How to Hold a Demonstration

You will notice, dearies, that I’m not the one holding rallies, so I say this with a great deal of respect for those who do. In the past few months, I—like you—have been to a few demonstrations. They’re home-grown affairs that don’t have the major speakers of a big city, but I would like to talk a bit about the need for powerful speaking at rallies everywhere.

Rabble rousing is a skill I haven’t thought of much—and in fact, I’m using this post to get the size of it. But I gather it requires a person to be a combination emcee, cheerleader, and preacher. When you have a crowd that’s assembled for action, you have to put them in action—especially if they’ve gathered in the cold. Use call and response. Elicit cheers—they want to cheer. Get them to sing—if it’s the right song, they will. Project. Enunciate. Be willing to improvise—especially if there’s a counter demonstration. Use short sentences—or at least don’t use long ones. Or if you need a long sentence, stitch it together with litany. Deploy litany anyway, if you can do it judiciously. Adopt a turn of phrase. Walk the line between substance and slogan. Speak subject first, so people don’t have to remember the bulk of your sentence until they find out who you’re talking about. Use gestures. Believe what you say. Build to a crescendo that releases to a march.

What you say doesn’t have to be long. But it should be pithy enough and vivid enough for the protestors to carry it with them.

That’s what I think.

(Originally posted February 6, 2017)

The Jaws of the Great White Guilt

I need to walk a particularly fine line here, and I hope you’ll indulge me if I slip off from time to time. I would like to discuss white, male guilt. I’ve thought of this for a long time, and I’ve decided that too much of such a thing is destructive. (You can scroll away now, and I will never know. You can also disagree with me, and I’ll be happy to talk.)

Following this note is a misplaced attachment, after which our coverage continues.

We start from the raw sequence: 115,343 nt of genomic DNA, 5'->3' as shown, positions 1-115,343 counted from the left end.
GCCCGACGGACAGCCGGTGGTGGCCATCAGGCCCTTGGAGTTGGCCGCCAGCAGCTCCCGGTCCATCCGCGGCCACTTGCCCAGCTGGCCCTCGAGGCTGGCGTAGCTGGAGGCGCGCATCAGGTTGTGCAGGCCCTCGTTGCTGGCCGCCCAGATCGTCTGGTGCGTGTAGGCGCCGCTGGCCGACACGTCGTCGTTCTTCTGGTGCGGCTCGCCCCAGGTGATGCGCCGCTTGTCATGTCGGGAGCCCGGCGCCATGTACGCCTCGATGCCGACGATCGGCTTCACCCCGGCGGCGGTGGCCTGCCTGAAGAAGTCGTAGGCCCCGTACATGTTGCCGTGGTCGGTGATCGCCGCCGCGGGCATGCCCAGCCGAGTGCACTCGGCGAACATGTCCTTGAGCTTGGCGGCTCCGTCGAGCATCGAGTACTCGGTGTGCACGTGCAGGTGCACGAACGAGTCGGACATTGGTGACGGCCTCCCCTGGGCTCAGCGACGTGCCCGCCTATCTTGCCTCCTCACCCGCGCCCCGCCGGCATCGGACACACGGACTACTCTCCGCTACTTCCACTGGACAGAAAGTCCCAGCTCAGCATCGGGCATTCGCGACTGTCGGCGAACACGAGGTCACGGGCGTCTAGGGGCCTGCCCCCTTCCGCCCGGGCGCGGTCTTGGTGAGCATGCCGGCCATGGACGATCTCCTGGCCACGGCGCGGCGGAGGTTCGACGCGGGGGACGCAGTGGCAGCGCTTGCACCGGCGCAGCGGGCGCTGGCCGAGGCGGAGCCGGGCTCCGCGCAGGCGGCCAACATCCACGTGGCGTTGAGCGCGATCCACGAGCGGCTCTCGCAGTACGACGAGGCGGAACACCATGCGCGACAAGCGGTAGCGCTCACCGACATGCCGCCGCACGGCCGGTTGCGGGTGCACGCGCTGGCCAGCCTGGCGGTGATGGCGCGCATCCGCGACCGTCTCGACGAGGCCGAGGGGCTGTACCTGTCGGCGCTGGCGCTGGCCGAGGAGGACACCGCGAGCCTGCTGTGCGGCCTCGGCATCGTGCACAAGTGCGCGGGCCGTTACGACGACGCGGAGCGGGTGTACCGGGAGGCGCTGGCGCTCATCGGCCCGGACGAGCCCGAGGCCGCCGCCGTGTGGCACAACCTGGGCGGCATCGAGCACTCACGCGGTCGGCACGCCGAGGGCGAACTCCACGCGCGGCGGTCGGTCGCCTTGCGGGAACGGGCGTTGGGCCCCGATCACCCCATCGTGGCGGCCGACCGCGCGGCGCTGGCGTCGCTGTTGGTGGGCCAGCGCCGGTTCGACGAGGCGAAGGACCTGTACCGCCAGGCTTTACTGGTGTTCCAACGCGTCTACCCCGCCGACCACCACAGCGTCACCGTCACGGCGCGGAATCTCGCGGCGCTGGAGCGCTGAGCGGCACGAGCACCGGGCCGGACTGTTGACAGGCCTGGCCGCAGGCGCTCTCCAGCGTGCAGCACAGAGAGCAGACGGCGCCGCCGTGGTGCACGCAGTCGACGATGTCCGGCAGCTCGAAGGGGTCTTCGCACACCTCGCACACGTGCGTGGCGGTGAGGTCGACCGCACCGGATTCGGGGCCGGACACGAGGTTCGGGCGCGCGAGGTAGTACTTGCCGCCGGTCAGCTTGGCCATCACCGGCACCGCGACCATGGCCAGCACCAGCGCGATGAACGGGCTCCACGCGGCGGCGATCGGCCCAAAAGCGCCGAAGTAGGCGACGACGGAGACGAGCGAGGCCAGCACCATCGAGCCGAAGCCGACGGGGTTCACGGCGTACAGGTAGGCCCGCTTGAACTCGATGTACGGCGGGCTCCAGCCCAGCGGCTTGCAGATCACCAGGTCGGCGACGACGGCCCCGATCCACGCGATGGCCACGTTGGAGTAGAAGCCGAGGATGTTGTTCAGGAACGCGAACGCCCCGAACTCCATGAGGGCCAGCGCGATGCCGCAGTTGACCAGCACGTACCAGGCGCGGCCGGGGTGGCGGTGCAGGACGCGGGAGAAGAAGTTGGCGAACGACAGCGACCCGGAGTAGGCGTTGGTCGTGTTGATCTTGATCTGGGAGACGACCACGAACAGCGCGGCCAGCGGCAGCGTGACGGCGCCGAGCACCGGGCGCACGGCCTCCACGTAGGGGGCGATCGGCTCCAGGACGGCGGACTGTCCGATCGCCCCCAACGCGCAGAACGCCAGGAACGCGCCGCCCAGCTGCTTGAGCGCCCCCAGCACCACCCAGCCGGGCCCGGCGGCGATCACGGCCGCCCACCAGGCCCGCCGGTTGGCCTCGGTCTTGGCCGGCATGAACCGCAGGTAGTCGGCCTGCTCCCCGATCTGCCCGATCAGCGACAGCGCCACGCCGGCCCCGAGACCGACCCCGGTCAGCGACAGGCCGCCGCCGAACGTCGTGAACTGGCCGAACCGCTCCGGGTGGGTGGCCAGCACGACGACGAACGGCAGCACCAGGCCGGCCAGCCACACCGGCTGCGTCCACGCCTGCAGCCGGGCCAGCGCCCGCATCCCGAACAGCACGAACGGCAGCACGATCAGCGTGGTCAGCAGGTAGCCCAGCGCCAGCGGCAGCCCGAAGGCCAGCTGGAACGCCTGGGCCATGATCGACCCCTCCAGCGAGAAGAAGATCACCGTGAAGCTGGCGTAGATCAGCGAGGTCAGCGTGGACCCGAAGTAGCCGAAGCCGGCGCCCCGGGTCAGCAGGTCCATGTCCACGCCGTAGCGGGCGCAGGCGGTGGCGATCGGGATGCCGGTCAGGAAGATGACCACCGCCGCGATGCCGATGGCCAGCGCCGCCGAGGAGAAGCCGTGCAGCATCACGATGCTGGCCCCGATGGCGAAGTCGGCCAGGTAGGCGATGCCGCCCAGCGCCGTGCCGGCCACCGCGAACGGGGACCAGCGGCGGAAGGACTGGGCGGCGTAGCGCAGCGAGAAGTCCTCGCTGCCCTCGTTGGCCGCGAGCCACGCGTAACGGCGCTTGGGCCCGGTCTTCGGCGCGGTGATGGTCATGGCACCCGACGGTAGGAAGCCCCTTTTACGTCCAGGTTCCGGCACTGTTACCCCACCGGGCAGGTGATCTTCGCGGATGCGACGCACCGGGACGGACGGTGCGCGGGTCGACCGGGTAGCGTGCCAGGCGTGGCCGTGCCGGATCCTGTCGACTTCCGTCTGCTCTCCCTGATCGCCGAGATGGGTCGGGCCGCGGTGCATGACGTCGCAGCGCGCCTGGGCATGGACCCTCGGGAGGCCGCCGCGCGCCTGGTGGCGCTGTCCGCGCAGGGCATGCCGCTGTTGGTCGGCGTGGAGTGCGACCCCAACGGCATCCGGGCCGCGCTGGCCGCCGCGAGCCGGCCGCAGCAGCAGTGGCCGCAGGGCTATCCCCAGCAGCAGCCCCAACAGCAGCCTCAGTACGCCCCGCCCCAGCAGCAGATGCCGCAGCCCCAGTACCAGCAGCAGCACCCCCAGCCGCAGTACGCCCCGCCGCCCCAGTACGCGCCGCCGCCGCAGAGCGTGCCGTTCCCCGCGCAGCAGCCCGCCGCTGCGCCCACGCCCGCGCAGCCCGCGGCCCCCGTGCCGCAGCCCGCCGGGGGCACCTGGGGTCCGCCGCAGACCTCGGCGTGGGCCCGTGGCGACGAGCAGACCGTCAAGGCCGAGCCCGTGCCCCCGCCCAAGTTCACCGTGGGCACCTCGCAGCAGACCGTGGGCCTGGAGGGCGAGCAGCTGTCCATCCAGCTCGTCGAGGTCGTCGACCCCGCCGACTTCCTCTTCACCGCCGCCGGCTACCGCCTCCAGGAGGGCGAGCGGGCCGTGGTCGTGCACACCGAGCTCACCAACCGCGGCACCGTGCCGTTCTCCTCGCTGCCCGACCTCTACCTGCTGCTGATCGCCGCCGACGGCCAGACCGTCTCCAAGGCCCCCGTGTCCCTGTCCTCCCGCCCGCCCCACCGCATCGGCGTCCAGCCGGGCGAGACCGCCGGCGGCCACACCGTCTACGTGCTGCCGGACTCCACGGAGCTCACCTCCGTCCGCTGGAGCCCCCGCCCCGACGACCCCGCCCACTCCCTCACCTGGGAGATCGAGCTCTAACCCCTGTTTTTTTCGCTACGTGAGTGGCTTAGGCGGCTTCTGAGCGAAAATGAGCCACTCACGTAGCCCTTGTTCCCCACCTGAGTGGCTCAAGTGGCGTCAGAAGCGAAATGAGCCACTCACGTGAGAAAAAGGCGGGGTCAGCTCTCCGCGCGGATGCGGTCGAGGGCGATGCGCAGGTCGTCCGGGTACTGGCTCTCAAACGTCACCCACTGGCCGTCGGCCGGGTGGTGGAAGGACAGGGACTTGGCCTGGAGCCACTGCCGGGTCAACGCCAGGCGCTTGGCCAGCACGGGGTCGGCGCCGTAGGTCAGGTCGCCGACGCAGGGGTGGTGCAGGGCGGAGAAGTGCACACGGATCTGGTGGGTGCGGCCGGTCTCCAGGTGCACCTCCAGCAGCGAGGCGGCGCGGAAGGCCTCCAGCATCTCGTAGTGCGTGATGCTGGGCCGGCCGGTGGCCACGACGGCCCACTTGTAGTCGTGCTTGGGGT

I will be the first to say that, as a group, white males have a lot to answer for. Somehow they got the might and the position to benefit from centuries of atrocity. The momentum of that depravity will take centuries to stop—and that’s because there persist those who fight to defend the white patriarchy, by, for example, vowing to Make America Great Again. Black lives most certainly matter, and we all have work to do. That said, however, I think that an excess of white, male guilt actually helps to feed the patriarchist’s cause.

I love a lot of good-hearted, progressively-minded, white men. My life is teeming with them. But ever since my years at Oberlin, these men have seen fit to debase their demographic. They target not just white, rich men. Not just white, conservative men. But white men as a mass, whom they call ignorant at best, and sheet-wearing at worst—who, as a group, apparently need to be taken down, silenced, or at least corrected. According to my college friends, this white man becomes a part of our national problems, simply by virtue of being white. And the tragedy here is that the rest of us require the white man to be part of the solution.